★★★★★ - STUFF
- Why you need to see Mark Ruffalo's new movie -
Robert Bilott (Mark Ruffalo) was Taft, Stettinius & Hollister's great white hope.
For eight years, the Cincinnati corporate defence lawyer had skilfully helped the law firm's key petroleum company clients mitigate and avoid any potentially sticky situations. His reward? Partnership.
So when a farmer from his home state of West Virginia turns up with a box of video tapes claiming that chemical company DuPont has been "poisoning" the flora, fauna and fair folk of Parkersburg, his initial reaction is to deflect his advances. However, when Bilott's grandmother beseeches him to come and check out the farmer's claims, his polite upbringing kicks in. What he witnesses is shocking – cows with bloated organs and tumours, bleached river stones and children with blackened teeth.
With the reluctant permission of his bosses, Bilott files to his get his hands on the report by Environmental Protection Agency who visited the area. But when it draws a blank and the farmer is accused of simply being deficient in herd management, Bilott's ire is raised. Demanding DuPont hand over all their information about what they've been "dumping" in the nearby Dry Run landfill, he is overwhelmed by the amount of information they send him. However, although the sheer volume is clearly designed to deter him, Bilott is determined to find something that will stick. Problem is – this is the deep-pocketed, heavily lawyered company that created Teflon.
Based on the brilliantly titled 2016 New York Times Magazine article The Lawyer Who Became DuPont's Worst Nightmare, Todd Haynes (Carol, Far From Heaven) has delivered a stunning and rage-inducing real-life environmental courtroom drama. This Erin Brockovich-meets-John-Grisham-esque drama will make you look at your Teflon cookware in a whole new, chilling, light.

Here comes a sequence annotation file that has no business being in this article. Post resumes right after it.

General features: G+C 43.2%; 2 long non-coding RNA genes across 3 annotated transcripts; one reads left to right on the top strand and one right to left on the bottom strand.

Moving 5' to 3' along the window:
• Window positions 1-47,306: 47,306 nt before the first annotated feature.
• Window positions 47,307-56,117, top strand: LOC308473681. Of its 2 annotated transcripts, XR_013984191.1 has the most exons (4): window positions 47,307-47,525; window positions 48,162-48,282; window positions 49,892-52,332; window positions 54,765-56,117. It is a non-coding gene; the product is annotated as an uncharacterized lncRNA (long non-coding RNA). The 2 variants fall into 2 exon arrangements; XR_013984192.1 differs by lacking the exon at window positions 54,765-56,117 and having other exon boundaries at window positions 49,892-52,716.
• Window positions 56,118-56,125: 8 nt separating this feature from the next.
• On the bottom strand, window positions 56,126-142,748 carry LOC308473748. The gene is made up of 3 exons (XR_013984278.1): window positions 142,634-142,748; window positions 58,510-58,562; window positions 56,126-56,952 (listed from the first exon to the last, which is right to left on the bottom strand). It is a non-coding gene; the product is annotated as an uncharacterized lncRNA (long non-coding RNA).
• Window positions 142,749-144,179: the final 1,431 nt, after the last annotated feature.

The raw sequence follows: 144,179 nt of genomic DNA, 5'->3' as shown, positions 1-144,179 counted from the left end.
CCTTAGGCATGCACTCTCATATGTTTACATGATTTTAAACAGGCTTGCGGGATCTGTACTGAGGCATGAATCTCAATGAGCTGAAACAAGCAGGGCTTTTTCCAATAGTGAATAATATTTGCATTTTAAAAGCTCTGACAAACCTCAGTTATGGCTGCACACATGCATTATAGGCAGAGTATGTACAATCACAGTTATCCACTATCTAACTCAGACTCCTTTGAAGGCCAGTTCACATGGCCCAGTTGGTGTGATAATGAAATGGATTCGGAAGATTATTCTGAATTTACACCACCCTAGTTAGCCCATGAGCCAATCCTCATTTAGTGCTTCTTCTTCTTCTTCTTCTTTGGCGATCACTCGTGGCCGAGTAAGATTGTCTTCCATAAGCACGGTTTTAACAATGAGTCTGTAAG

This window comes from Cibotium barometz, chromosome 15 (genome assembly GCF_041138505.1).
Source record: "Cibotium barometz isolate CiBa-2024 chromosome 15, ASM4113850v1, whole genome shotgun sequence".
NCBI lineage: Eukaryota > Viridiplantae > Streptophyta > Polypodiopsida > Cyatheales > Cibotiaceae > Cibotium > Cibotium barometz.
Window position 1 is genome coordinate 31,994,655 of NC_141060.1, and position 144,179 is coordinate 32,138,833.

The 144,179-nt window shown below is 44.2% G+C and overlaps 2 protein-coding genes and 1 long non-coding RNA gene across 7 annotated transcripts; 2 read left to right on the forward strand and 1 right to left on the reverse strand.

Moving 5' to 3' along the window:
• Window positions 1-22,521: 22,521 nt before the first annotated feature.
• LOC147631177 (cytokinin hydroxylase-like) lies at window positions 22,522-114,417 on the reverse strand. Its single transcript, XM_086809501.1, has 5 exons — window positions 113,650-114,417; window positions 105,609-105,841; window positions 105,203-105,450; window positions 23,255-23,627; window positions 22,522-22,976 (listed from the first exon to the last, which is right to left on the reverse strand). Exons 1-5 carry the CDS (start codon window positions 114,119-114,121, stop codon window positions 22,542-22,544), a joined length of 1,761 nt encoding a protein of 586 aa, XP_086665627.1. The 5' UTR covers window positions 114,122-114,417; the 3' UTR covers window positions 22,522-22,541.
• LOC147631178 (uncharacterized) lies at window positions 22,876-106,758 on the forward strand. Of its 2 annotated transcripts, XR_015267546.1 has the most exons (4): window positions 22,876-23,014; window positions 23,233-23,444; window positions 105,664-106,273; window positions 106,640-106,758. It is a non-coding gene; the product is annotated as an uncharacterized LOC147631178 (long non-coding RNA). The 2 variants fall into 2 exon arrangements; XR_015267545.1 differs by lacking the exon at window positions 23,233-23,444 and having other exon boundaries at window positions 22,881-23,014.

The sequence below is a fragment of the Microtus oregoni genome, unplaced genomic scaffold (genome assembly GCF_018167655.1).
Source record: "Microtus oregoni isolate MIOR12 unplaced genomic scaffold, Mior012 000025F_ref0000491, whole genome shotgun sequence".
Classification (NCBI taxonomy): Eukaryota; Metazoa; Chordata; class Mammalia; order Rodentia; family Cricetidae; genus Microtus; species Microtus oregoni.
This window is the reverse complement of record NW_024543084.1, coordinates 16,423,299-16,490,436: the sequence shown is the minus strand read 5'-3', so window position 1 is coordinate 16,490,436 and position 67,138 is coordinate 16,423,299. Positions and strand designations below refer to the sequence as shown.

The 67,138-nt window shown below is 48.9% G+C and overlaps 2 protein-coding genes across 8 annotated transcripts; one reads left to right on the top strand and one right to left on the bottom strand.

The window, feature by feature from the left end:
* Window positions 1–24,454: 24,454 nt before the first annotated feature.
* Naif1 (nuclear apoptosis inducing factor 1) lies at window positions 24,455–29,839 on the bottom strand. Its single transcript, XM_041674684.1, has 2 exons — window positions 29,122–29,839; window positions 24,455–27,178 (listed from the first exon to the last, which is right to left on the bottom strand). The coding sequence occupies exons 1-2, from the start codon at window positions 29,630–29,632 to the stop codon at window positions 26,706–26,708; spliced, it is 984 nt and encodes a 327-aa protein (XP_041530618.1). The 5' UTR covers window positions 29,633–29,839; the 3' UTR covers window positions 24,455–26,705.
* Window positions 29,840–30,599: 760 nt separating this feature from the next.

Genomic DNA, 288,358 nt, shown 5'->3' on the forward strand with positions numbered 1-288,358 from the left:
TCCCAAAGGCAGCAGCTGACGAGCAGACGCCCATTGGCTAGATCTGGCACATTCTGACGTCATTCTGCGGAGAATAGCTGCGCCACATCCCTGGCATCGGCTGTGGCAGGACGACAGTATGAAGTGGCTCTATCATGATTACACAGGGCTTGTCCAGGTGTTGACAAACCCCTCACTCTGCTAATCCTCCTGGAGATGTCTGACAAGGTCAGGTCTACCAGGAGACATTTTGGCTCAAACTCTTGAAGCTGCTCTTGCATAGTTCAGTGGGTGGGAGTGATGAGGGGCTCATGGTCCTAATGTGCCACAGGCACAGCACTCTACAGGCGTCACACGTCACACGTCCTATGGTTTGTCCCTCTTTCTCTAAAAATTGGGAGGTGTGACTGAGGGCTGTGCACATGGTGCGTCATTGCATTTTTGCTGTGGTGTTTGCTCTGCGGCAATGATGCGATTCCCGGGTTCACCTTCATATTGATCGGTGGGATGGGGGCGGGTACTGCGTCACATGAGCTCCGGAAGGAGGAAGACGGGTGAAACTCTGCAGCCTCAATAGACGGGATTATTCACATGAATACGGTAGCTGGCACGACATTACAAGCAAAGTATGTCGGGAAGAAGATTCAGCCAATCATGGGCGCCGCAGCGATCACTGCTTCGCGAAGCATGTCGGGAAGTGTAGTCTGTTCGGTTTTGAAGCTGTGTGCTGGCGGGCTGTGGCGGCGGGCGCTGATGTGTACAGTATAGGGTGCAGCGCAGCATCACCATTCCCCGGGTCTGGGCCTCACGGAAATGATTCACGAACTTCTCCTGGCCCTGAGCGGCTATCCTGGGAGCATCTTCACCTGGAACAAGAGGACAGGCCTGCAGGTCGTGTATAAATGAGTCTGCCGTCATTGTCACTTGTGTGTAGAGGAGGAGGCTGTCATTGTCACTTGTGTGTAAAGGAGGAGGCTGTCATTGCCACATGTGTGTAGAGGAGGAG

As with his earlier films, Haynes does a fabulous job of evoking a sense of space and place, with the costuming, production design and makeup departments all working in harmony admirably throughout the course of the movie's 20-year span.
Playing it with same understated compellingness he brought to 2015 Oscar winner Spotlight (there's just something about watching him doggedly rifle through papers to expose ne'er-do-wells), Mark Ruffalo is outstanding as a man willing to risk his career and own life to expose the truth about perfluorooctanoic acids and the ongoing effects they can have on livestock and human health.
Naturally, he also gets to deliver a stirring speech or two, carefully orchestrated by screenwriters Mario Correa (previous best known as a documentarian) and Matthew Michael Carnahan (Deepwater Horizon, World War Z). "The system is rigged. They want us to believe that it'll protect us, but that's a lie. We protect us. We do. Nobody else. Not the companies, not the scientists, not the government. Us." Ruffalo, who is also a producer on the project, is ably supported by a solid cast that includes Anne Hathaway, Tim Robbins, Bill Pullman and Mare Winningham.
A true-life tale filled with twists, turns and thought-provoking and troubling messages, Dark Waters is compelling viewing and a reminder of the irony of DuPont's famous slogan "better living through chemistry".
- James Croot, STUFF
Dark Waters is now playing at Light House Petone, Cuba & Pauatahanui